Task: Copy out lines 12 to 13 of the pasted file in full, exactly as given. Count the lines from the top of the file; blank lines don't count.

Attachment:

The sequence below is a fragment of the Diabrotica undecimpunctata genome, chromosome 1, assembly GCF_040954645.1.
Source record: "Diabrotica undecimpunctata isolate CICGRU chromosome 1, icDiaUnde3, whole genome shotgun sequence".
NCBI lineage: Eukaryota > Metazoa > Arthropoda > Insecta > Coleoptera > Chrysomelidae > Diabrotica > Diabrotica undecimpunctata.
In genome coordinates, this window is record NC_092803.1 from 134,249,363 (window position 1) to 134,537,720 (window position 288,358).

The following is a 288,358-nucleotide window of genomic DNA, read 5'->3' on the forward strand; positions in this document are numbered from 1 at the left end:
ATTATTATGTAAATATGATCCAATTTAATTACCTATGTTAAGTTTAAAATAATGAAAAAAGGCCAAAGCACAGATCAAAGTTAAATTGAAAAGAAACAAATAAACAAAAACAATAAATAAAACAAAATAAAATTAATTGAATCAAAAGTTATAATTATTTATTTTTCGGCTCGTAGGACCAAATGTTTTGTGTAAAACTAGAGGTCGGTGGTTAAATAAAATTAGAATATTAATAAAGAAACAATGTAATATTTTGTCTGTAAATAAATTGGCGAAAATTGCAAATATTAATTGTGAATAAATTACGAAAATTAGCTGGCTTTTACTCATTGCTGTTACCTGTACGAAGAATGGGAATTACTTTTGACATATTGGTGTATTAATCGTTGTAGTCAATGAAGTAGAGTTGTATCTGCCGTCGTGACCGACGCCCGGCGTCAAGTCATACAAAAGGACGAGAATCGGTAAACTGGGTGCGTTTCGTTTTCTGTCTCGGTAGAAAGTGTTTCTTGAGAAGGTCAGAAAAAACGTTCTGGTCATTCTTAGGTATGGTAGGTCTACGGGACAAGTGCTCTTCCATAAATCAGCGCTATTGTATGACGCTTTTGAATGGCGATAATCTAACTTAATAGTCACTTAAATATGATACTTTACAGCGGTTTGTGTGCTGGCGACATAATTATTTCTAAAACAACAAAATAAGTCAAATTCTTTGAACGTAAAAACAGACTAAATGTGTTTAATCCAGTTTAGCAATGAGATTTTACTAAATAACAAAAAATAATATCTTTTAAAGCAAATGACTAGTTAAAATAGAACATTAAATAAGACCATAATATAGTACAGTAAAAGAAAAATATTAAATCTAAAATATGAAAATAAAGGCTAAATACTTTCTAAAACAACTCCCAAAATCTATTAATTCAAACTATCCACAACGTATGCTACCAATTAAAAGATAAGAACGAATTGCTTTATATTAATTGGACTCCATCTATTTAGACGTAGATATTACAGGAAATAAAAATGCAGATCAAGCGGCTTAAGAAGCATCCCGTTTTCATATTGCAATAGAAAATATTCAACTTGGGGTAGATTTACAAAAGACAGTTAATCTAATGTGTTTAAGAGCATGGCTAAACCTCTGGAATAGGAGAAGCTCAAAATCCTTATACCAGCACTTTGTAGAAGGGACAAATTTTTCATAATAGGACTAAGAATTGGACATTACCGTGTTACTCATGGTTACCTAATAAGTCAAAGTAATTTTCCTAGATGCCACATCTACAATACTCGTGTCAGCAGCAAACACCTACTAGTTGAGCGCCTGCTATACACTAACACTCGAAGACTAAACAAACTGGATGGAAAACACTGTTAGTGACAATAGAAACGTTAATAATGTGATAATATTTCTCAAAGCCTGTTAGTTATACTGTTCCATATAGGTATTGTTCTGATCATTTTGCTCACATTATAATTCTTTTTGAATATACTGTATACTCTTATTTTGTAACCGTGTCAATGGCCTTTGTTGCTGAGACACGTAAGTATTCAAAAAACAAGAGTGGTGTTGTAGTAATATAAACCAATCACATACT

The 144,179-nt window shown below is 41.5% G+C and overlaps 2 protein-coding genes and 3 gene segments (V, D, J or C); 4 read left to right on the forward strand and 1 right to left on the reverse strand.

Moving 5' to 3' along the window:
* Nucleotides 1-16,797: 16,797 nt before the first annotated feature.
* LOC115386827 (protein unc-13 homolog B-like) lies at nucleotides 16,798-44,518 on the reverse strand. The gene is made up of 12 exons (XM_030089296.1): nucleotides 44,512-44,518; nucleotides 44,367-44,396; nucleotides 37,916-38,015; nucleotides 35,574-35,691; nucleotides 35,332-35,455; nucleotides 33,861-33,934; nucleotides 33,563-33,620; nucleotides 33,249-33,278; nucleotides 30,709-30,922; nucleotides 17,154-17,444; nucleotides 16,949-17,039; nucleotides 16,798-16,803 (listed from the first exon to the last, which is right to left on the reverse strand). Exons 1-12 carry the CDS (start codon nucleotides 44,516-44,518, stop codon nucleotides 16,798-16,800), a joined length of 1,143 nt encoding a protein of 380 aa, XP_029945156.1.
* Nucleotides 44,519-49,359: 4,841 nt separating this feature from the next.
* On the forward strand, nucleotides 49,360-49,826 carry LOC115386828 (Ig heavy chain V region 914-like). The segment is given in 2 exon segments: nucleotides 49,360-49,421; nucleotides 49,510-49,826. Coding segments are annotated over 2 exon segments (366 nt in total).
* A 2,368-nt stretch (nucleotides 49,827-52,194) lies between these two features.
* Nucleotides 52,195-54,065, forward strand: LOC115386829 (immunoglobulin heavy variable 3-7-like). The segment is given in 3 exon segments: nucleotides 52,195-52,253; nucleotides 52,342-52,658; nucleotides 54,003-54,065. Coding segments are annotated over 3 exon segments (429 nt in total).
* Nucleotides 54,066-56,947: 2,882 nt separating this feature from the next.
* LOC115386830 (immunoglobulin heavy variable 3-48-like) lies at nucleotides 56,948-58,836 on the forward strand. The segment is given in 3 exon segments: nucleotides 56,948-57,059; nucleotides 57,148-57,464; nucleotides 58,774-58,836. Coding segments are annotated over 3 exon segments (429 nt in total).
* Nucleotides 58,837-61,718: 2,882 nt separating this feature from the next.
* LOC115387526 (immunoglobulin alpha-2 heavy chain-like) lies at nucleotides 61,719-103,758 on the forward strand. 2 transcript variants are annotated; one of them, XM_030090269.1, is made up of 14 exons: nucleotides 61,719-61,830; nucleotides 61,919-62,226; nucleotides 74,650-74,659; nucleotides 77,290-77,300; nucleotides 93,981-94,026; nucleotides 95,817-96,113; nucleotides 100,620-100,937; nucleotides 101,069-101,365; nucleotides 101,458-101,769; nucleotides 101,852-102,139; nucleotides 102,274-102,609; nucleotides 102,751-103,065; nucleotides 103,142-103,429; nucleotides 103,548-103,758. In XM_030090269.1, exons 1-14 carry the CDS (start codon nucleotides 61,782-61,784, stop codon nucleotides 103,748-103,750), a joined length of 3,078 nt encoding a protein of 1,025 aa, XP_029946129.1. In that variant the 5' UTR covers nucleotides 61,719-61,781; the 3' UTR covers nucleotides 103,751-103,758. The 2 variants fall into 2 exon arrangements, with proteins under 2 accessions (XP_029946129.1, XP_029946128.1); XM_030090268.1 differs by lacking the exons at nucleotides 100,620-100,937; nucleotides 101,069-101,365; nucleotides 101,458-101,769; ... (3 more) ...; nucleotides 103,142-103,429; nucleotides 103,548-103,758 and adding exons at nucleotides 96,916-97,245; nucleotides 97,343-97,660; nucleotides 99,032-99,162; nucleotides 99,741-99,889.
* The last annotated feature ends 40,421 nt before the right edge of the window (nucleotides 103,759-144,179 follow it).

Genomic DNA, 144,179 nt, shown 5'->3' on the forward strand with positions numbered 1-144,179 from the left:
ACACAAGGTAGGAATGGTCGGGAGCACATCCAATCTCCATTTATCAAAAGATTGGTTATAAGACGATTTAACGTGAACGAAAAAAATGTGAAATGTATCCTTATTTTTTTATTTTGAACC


* On the forward strand, nucleotides 49,360-49,826 carry LOC115386828 (Ig heavy chain V region 914-like). The segment is given in 2 exon segments: nucleotides 49,360-49,421; nucleotides 49,510-49,826. Coding segments are annotated over 2 exon segments (366 nt in total).
* A 2,368-nt stretch (nucleotides 49,827-52,194) lies between these two features.